future teacher writes:
Dear Dr. Vicars,
I am trying to learn ASL basics since I will be in a Elementary
general classroom and with inclusion, children of every kind are now
welcome in the general classroom regardless of their disability and
I want to try to prepare for the day when I have a hearing impaired
The issue has become personal recently as the 4 year old daughter of
a friend of mine has gotten to the point in her hearing loss where
it was recommended she start learning ASL. I realized then the
importance of knowing at least the basic ASL for my future students
because of her and her mother's struggle with her pre-school
teacher, so I began learning how to fingerspell. I envy your
dexterity because my hands really cramp up after an hour of
practice! Anyway, I ran into a pickle today. We are learning about
different common lessons in the elementary classroom when writing a
professional letter (like this one) came up. I went to your site and
to google to try to find out how to sign common greetings and
closings. I was very surprised to find that I couldn't find a thing!
Are there ways to sign things like this [(Dear Dr. Vicars, ), (To
whom it may concern, ), (Sincerely, ), and (With deepest sympathy,
)] or do none exist?
I ask this because lessons in writing professional letters actually
start before the children have much experience with spelling (it is
a class activity that starts in Kindergarten). I assume it would be
just as hard on a small child to decipher a big new word I finger
spelled to them as it would be for any child deciphering a big
written word at that age. If my assumption is incorrect, please let
- Jamie Allen
Since written forms of ASL are not widely used within the Deaf
community, the typical forms of "address" you might see in written
English communication are not common in American Sign Language.
Let's consider the word "dear" in the phrase, "Dear Mr. Smith."
In general, the sign LOVE (arms crossed over chest) or the sign
PRECIOUS (claw hand changes to "S" hand) are the two closest
concepts to "dear." There is also a sign that means "I love love it"
which is known as "KISS-FIST" wherein a person kisses the back of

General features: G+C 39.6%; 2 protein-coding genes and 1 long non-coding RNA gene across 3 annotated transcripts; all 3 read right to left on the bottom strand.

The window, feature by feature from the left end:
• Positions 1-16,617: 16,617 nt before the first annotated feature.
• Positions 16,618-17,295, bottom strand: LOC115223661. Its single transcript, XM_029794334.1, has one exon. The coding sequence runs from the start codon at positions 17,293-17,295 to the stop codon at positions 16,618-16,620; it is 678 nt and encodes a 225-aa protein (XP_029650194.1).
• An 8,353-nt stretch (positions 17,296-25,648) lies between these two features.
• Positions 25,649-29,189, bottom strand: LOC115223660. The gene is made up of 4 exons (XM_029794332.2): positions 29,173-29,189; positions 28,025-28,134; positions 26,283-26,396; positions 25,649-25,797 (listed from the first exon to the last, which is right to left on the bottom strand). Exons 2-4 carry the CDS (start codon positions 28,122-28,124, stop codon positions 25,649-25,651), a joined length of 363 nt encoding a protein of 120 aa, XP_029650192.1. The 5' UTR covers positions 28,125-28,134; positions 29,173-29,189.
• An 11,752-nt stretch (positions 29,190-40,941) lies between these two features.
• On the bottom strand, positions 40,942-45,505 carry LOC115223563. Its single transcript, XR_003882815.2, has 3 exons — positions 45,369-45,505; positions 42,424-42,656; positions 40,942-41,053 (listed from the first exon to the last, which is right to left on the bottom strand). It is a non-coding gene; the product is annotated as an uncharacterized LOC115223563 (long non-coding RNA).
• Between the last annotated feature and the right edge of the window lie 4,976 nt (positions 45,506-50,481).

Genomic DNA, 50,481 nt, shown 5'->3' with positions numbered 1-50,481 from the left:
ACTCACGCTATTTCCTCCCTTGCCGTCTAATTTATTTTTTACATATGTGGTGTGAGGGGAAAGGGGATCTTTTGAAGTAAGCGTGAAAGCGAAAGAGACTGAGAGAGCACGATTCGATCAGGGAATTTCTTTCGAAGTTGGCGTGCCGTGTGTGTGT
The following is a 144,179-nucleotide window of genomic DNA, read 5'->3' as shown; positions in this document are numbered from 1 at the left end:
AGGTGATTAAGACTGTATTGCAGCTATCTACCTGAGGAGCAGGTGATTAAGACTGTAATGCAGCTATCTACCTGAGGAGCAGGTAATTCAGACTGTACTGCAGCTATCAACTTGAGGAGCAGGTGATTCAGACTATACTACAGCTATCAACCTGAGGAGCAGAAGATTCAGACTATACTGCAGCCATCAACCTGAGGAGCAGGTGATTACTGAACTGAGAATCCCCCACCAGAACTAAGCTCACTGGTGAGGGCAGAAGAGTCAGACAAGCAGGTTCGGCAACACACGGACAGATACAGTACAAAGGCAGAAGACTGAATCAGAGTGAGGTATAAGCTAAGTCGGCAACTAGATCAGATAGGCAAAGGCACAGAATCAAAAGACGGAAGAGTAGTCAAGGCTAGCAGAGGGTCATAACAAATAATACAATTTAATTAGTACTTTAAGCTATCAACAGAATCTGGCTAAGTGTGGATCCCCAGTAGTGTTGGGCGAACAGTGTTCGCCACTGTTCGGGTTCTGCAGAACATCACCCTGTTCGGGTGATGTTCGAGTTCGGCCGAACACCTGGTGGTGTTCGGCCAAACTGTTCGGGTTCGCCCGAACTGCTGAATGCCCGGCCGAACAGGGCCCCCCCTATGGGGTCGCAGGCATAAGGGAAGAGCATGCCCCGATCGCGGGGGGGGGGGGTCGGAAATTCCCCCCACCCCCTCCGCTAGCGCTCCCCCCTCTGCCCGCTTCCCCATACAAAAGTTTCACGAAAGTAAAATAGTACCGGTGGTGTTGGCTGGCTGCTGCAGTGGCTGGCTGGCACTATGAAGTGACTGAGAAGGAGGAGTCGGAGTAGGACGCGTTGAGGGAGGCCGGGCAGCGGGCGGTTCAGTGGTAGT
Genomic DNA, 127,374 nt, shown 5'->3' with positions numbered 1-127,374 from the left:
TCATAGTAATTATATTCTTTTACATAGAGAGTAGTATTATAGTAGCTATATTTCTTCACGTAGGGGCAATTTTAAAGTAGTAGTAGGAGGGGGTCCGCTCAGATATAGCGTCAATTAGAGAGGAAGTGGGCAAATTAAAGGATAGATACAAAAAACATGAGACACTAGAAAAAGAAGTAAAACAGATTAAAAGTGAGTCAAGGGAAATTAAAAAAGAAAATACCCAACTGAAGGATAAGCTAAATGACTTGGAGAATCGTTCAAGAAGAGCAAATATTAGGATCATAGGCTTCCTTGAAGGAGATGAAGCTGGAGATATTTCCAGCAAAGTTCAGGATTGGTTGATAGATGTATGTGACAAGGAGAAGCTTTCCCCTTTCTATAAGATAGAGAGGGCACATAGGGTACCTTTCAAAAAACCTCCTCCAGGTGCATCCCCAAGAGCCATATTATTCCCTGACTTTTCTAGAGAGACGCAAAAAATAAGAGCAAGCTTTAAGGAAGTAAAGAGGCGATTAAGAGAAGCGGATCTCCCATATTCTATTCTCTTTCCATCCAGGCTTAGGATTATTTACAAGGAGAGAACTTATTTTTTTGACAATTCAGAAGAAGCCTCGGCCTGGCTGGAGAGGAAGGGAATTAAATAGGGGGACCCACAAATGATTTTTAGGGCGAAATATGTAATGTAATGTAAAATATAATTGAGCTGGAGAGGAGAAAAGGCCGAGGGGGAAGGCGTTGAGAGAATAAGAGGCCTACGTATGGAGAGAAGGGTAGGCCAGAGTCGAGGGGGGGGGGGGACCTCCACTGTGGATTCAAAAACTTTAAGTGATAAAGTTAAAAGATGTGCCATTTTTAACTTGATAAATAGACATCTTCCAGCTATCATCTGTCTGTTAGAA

But really none of those concepts matches the English concept of
"Dear John Smith." Realistically "dear" at the beginning of a letter
or email doesn't mean the person is "dear" to you but rather it
means you are being cordial and showing a bit of politeness and/or
respect. Thus in an effort to bridge a non-bilingual ASL child over
to become a bilingual ASL/English fluent child you will need to use
signs such as "IT MEANING RESPECT [body-shift "OR"] POLITE.
Let me turn this around a bit. When two individuals pass by each
other in the hall or on the street they sometimes nod their head
toward the other person. What does that nod mean? How would you
write it? If I were to ask you to give me a one-word English
equivalent to the "head nod while passing on the street" gesture it
would be rather challenging. I suppose we could try to say that the
"nod" means "hello" but that would be superficial. it obviously
means more than.
The "nod" when done while passing is a gestural form of "addressing"
the other person -- a way to show that you acknowledge their
existence. It conveys the concept that I respect you enough to nod
my head a bit. It is quite possible that the "nod" is descendant
from an actual "bow" which obviously means more than just "hello."
Some concepts are so culturally laden with meaning that they will
not translate easily into some other culture's "nearest" words.
The word "Dear" in the title of address isn't just a "word" it is
part of a phrase. The moment you try to break the word "Dear" apart
from its phrase you've already ruined your best hope for finding an
equivalent translation in another language. The phrase "Dear Mr.
Smith," over time has changed to mean something quite different from
the English words "Mr. Smith is dear to me."
Thus I suggest that a way to teach the meaning of "Dear Mr. Smith"
to culturally Deaf ASL-speaking is to show them an overhead picture
of a piece of correspondence, "START MAIL PROPER HOW-(rhetorical)?
QUOTE D-E-A-R M-R S-M-I-T-H COMMA QUOTE." Or even "SUPPOSE YOU WANT
WRITE / TYPE MAIL or EMAIL SOMEONE. START HOW? FIRST SENTENCE
TEND-to WHAT-DO? I OFFER GOOD WAY YOU WRITE D-E-A-R M-R S-M-I-T-H
Such explanations can help bridge the gap when you are instructing
Deaf native ASL users who are the children of Deaf parents who use
ASL. If your students don't "really" know ASL and simply know a bit
of home-signing or Signed English that their Hearing parents use at
home then the discussion regarding how to sign "Dear Mr. Smith" is a
moot one and your best use of time isn't worrying about how to sign
it in ASL.
Instead you should focus on developing a learning process whereby
you are able to communicate such concepts to your Deaf and hard of
hearing students visually through the use of actual examples,
pictures, pieces of correspondence.
Learning a few hundred signs online is a "good start" but it doesn't
replace the thousands of hours of training and practice necessary to
become fluent enough in ASL to effectively explain "deep" concepts.
If your students' residual hearing is not sufficient to enable
effective communication via speech (even with amplification) then I
encourage you to make sure they receive skilled signing provided by
either a certified interpreter and/or a certified Teacher of the
And even if becoming a terp or an instructor of the Deaf is not be
your thing, I am still very glad to see you making an effort to
brighten the lives of your future students.
Best wishes for your progress and success.
You can learn American Sign Language (ASL) online at American Sign Language University ™
ASL resources by Lifeprint.com © Dr. William Vicars
Dr. Bill's new iPhone "Fingerspelling Practice" app is
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